Thousands of people have gathered on the resort island of Bali, Indonesia, to talk about poverty and environmental degradation in preparation for the August 2002 World Summit on Sustainable Development in Johannesburg, South Africa. Yet the big question among public interest participants here is not how to solve the world’s woes, but rather whether they should participate at all.
Cynicism is running high among nonprofit representatives. They arrived in Bali frustrated with the lack of progress in the 10 years since the World Summit’s predecessor, the Rio Earth Summit of 1992. As the negotiations proceed, the distinction is blurring between the current meeting, dominated, they say, by the “environmental axis of evil” of the U.S., Canada, and Australia, and events such as the World Trade Organization meetings that bolster the interests of multinational corporations.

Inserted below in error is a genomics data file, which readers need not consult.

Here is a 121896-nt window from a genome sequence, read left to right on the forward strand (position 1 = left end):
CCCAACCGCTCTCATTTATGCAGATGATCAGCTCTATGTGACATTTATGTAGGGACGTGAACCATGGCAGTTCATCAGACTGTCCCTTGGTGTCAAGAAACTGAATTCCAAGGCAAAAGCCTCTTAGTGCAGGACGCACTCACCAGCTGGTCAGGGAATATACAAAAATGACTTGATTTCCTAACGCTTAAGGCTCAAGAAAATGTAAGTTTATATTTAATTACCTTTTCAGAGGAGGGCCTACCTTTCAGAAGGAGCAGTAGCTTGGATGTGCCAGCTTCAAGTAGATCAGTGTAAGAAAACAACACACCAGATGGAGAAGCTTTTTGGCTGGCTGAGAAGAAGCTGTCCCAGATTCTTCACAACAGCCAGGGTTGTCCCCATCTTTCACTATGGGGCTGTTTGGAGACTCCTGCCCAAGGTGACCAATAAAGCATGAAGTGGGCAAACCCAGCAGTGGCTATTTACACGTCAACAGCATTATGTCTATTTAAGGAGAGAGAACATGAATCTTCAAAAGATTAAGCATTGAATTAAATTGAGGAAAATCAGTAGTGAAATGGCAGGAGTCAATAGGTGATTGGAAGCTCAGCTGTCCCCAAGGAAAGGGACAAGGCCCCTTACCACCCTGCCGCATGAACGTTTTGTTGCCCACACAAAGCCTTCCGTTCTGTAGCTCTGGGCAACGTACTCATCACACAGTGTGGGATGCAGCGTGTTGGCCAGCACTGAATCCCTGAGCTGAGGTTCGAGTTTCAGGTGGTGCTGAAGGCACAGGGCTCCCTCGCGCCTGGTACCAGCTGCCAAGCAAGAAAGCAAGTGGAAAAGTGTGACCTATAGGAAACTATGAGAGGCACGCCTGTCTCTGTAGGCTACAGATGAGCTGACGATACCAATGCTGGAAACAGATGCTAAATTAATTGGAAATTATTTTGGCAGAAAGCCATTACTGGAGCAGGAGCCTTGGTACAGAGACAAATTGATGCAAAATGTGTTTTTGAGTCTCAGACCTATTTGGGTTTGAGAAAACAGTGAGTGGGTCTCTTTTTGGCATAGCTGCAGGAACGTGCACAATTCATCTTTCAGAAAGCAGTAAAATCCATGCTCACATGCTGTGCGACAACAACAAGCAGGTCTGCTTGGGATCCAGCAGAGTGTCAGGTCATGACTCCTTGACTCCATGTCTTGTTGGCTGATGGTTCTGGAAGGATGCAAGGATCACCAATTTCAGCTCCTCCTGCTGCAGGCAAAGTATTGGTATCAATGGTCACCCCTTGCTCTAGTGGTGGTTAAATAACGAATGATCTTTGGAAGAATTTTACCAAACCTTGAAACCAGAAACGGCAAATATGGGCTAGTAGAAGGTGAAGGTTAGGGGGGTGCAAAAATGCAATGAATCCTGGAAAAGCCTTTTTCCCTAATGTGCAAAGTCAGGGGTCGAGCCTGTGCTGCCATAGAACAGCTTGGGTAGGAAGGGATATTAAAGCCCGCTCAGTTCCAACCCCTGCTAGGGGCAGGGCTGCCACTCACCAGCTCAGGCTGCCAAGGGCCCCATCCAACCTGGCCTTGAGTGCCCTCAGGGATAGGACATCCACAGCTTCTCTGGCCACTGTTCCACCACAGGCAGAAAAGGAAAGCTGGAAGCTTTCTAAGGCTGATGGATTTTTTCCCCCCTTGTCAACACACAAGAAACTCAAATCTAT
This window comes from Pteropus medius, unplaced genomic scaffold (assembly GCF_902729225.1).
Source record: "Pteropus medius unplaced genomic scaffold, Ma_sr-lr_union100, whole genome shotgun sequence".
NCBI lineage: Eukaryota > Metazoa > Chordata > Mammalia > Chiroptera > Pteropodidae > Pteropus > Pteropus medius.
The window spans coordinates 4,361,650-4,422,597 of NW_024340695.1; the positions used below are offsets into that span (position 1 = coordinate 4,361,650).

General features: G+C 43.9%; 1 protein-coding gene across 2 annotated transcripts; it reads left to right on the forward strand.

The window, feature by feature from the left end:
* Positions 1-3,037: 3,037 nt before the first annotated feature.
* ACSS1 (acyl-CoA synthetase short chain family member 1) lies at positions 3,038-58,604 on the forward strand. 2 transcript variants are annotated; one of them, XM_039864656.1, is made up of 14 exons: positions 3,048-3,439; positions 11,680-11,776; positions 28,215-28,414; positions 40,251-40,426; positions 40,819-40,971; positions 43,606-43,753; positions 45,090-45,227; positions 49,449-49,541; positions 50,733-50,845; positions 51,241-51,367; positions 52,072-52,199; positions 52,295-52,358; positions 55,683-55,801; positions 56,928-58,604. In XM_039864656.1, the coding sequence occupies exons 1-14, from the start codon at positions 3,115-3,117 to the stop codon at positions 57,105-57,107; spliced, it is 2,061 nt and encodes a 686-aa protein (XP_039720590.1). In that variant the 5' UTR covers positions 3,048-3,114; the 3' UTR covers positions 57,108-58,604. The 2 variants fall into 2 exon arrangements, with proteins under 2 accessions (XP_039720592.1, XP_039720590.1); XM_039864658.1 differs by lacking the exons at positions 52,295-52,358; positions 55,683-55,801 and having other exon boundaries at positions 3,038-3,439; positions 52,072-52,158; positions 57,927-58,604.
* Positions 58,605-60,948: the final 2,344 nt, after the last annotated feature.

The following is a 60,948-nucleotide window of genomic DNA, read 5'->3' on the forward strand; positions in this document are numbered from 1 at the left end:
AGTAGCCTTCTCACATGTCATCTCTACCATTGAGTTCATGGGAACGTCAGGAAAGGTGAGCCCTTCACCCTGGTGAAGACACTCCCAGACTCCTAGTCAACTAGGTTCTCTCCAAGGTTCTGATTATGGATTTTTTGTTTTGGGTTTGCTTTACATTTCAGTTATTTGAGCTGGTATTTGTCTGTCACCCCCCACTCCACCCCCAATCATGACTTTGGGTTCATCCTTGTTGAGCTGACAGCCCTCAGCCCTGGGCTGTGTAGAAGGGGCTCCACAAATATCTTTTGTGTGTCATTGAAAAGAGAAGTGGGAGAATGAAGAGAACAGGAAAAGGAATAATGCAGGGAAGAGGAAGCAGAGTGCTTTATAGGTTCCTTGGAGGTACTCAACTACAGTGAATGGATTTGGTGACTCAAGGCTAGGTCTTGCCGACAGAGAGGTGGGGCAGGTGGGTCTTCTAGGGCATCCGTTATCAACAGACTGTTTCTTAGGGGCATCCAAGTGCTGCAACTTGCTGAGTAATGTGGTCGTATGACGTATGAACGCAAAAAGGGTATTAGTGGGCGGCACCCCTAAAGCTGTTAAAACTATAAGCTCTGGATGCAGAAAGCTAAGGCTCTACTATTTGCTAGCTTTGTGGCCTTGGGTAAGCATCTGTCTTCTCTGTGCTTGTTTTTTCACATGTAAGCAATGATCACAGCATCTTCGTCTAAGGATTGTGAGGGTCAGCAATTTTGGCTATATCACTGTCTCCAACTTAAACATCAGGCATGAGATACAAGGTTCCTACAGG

Many of the nonprofit reps confess that they lack understanding of the governmental negotiations taking place behind heavily guarded closed doors at this posh resort’s convention c... Read more